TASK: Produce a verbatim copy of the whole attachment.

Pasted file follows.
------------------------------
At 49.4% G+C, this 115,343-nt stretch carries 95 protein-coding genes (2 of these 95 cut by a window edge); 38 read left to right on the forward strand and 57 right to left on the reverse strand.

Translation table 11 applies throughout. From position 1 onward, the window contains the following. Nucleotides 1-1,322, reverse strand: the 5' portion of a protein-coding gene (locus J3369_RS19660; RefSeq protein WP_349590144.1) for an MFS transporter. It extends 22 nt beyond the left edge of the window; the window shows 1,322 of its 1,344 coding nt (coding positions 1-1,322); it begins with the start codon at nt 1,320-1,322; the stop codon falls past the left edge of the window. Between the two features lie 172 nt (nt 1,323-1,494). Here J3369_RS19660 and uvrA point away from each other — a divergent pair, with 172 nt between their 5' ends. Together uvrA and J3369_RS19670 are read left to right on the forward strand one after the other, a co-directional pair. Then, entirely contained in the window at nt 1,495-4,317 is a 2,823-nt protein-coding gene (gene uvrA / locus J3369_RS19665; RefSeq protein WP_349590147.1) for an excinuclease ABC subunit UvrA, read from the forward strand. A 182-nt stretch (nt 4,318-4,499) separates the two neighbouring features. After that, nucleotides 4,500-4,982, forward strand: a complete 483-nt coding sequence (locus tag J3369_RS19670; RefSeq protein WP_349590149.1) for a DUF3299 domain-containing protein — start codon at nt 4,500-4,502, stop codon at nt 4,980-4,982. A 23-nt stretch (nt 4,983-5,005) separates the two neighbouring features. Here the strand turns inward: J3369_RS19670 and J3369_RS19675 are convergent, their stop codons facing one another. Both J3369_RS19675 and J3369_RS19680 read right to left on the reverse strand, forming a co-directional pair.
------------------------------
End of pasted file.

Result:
At 49.4% G+C, this 115,343-nt stretch carries 95 protein-coding genes (2 of these 95 cut by a window edge); 38 read left to right on the forward strand and 57 right to left on the reverse strand.

Translation table 11 applies throughout. From position 1 onward, the window contains the following. Nucleotides 1-1,322, reverse strand: the 5' portion of a protein-coding gene (locus J3369_RS19660; RefSeq protein WP_349590144.1) for an MFS transporter. It extends 22 nt beyond the left edge of the window; the window shows 1,322 of its 1,344 coding nt (coding positions 1-1,322); it begins with the start codon at nt 1,320-1,322; the stop codon falls past the left edge of the window. Between the two features lie 172 nt (nt 1,323-1,494). Here J3369_RS19660 and uvrA point away from each other — a divergent pair, with 172 nt between their 5' ends. Together uvrA and J3369_RS19670 are read left to right on the forward strand one after the other, a co-directional pair. Then, entirely contained in the window at nt 1,495-4,317 is a 2,823-nt protein-coding gene (gene uvrA / locus J3369_RS19665; RefSeq protein WP_349590147.1) for an excinuclease ABC subunit UvrA, read from the forward strand. A 182-nt stretch (nt 4,318-4,499) separates the two neighbouring features. After that, nucleotides 4,500-4,982, forward strand: a complete 483-nt coding sequence (locus tag J3369_RS19670; RefSeq protein WP_349590149.1) for a DUF3299 domain-containing protein — start codon at nt 4,500-4,502, stop codon at nt 4,980-4,982. A 23-nt stretch (nt 4,983-5,005) separates the two neighbouring features. Here the strand turns inward: J3369_RS19670 and J3369_RS19675 are convergent, their stop codons facing one another. Both J3369_RS19675 and J3369_RS19680 read right to left on the reverse strand, forming a co-directional pair.